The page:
A concept that can be used as an adjective in this way is required to be unary, i.e. to constrain only one template parameter, and it has to have the appropriate kind of prototype parameter: value concepts must have a non-type parameter of the correct type, type concepts must have a type parameter, and template concepts must have a template parameter of a compatible signature (allowing for ... to match non-variadic templates, etc.). Additional template parameters are allowed, just as they are in the status quo, and are filled in after the first parameter: template <VeryEven<A, B, C> int N> becomes template <int N> requires VeryEven<N, A, B, C>.

For constrained template template parameters, we may wish to use the simpler form template <Rebindable template Tmpl> and leave the template signature entirely to be determined by the concept. On the other hand, using the full template signature allows the user to request a template of a specific signature that is also constrained by a (possibly more generic) concept. We could also allow both a short form (without typename and class) that deduces the template signature from the concept, as well as a long form (with typename or class). If the long form is used, the user-provided signature must be compatible with the concept’s prototype parameter.

What about auto?

An auto parameter is a non-type parameter whose type is deduced. As such, we may wish to constrain both its value and also its permissible types.

The most conservative solution is to continue the same logic as above, and require the concept to have an exactly matching prototype parameter, namely an auto parameter. For example, template <EvenInteger auto N> becomes template <auto N> requires EvenInteger<N>, and the concept could be something like:

template <auto N>   concept EvenInteger = (std::is_integer_v<decltype(N)>) && (N % 2 == 0);

However, we can imagine different directions or generalisations:

Let us call a concept whose prototype parameter is auto an auto concept. Naturally, auto concepts constrain auto parameters. But we may also allow auto concepts to constrain typed non-type parameters: template <EvenInteger long N> becomes template <long N> requires EvenInteger<N> and deduces the type of N as long. The adjective syntax allows us to write specific templates (e.g. using long) constrained by generic, reusable concepts (e.g. EvenInteger).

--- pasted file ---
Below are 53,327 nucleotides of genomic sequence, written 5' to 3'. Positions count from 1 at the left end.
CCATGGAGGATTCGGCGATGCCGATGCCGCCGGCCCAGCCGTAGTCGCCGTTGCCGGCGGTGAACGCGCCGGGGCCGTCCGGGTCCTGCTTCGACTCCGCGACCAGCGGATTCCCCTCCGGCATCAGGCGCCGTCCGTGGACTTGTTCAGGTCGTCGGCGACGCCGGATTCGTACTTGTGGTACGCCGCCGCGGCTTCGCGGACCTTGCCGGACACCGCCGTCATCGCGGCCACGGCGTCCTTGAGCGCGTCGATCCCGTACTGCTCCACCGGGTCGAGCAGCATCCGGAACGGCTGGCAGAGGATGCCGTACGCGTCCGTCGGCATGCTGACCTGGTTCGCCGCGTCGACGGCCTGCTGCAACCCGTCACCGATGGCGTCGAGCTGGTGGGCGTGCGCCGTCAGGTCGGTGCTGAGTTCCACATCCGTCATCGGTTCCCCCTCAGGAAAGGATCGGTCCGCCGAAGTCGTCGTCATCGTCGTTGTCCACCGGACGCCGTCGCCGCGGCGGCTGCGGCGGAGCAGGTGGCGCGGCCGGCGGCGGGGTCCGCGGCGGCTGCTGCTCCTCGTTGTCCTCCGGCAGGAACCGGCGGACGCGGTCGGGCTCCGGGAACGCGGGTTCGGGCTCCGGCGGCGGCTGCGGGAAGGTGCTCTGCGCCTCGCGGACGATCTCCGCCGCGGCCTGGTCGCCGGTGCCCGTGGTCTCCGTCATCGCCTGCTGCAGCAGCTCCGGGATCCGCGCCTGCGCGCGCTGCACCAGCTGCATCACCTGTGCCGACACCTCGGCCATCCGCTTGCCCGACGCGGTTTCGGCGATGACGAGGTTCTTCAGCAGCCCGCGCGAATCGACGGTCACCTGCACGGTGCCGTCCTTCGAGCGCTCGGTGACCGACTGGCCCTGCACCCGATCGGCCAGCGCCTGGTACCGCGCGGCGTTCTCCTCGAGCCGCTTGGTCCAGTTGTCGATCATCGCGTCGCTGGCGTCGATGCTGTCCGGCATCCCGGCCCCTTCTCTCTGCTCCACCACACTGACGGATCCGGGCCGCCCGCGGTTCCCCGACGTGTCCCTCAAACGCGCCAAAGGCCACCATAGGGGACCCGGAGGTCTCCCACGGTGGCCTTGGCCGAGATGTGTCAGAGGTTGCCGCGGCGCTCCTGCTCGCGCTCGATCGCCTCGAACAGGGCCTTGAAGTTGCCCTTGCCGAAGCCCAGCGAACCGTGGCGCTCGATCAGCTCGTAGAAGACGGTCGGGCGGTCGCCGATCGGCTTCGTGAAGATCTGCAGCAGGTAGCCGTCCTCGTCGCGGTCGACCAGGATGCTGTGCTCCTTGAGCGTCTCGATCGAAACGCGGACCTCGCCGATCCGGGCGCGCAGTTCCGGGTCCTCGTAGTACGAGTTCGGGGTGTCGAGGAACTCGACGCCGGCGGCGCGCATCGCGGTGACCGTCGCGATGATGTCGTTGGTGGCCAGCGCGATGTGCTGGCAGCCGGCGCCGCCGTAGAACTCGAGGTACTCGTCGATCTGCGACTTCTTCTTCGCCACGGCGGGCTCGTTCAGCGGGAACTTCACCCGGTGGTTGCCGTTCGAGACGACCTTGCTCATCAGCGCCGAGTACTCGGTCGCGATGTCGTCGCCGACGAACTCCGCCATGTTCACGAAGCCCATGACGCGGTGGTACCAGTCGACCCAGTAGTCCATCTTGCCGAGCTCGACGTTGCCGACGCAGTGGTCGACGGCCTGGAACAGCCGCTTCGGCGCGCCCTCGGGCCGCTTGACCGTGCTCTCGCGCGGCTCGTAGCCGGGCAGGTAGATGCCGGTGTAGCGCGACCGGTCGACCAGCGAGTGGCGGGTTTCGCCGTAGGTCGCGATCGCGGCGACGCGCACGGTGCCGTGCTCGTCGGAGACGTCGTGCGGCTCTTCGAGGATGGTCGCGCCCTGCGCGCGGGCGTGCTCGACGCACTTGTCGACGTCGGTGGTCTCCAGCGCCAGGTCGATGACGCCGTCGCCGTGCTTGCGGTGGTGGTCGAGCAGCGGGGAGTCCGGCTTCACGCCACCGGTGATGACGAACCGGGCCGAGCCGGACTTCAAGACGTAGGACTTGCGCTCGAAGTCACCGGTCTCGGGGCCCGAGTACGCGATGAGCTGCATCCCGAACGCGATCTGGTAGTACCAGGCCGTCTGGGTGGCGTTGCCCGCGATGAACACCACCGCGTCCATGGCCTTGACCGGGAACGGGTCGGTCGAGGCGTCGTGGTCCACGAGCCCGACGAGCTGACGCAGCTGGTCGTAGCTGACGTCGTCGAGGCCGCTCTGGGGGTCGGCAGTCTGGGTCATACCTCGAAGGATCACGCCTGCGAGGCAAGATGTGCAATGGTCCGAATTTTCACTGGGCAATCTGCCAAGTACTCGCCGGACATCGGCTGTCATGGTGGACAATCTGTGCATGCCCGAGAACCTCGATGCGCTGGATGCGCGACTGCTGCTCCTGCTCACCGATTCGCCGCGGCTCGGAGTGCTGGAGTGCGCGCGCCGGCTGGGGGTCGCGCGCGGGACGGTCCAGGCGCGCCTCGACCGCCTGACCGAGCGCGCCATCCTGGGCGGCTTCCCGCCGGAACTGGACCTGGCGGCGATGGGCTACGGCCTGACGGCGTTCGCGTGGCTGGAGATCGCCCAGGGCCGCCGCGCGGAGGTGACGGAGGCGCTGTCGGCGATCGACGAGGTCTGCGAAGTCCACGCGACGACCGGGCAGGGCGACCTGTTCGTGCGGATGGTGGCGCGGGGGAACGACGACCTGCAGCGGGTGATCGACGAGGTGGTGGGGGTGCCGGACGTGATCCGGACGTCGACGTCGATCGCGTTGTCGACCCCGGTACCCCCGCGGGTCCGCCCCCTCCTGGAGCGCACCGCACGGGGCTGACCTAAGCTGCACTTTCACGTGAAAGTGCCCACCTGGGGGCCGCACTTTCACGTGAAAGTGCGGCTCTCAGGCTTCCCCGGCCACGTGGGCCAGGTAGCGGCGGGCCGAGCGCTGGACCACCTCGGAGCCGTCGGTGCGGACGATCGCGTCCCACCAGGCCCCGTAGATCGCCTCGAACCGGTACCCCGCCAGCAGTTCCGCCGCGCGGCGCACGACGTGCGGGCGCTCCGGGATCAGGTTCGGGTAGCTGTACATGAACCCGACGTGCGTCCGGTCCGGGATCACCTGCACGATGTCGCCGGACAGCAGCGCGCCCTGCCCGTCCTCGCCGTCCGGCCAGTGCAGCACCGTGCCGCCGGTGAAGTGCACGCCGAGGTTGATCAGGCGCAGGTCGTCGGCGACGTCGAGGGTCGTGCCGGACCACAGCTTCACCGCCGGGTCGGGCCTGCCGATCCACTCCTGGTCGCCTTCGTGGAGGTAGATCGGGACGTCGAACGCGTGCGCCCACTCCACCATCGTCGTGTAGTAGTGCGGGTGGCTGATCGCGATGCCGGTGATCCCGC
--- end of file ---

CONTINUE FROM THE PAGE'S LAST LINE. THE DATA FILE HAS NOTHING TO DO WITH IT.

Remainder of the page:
And what about lambdas?

A C++14-style generic lambda contains a function template that does not use a template introducer, and instead declares a parameter with type specifier auto, where (auto x) stands for a function template of the form template <typename T> (T x). To allow constrained generic lambdas, only type constraints may be applied to the (implied) template parameter. The natural syntax that suggests itself here is to perform “decltype unwrapping” and admit type-constraining concepts of the form

[](Sortable auto x) { /* ... */ }

to stand for

[]<Sortable typename T>(T x) { /* ... */ } // which is, behind the scenes: template <Sortable typename T> auto operator()(T x) const { /* ... */ } // or in full: template <typename T> requires Sortable<T> auto operator()(T x) const { /* ... */ }


hide params/args examples
Constraint kindConcept exampleExample usage
Unary non-type template constraint
template <int N, /*params*/>   concept NonTypeFoo = /* ... */;
template <NonTypeFoo</*args*/> int V>   struct X; // requires NonTypeFoo<V, /*args*/>
Unary type template constraint
template <typename T, /*params*/>   concept TypeBar = /* ... */;
template <TypeBar</*args*/> typename T>   struct Y; // requires TypeBar<T, /*args*/>
Unary template template constraint
template <template <typename, int, typename...> typename Tmpl, /*params*/>   concept TemplateQuz = /* ... */;
template <TemplateQuz</*args*/> template <     typename, int, bool, char> typename Tmpl>   struct Z; // long form // requires TemplateQuz<Tmpl, /*args*/> template <TemplateQuz</*args*/> template Tmpl>   struct Z; // short form, Tmpl is <typename, int, typename...> // requires TemplateQuz<Tmpl, /*args*/>
Unary auto template constraints
  • on auto non-type parameters
  • on typed non-type parameters
template <auto N, /*params*/>   concept VeryEvenInteger =     std::is_integer_v<decltype(N)> && (N % 2 == 0) && OtherReqs</*params*/>;
template <VeryEvenInteger</*args*/> auto N>   struct W1; // requires VeryEvenInteger<N, /*args*/> template <VeryEvenInteger</*args*/> std::size_t N>   struct W2; // requires VeryEvenInteger<N, /*args*/>, deducing std::size_t
Unary type and non-type constraints
on auto parameters
  • decltype-unwrapping
  • value-constraining
template <typename T, /*params*/>   concept VeryIntegral = std::is_integer_v<T> && OtherReqs</*params*/>; template <int N, /*params*/>   concept VeryEven = (N % 2 == 0) && OtherReqs</*params*/>;
template <VeryIntegral</*args*/> auto N>   struct W3; // requires VeryIntegral<decltype(N), /*args*/> template <VeryEven</*args*/> auto N>   struct W4; // requires VeryEven<N, /*args*/>, and decltype(N) must be int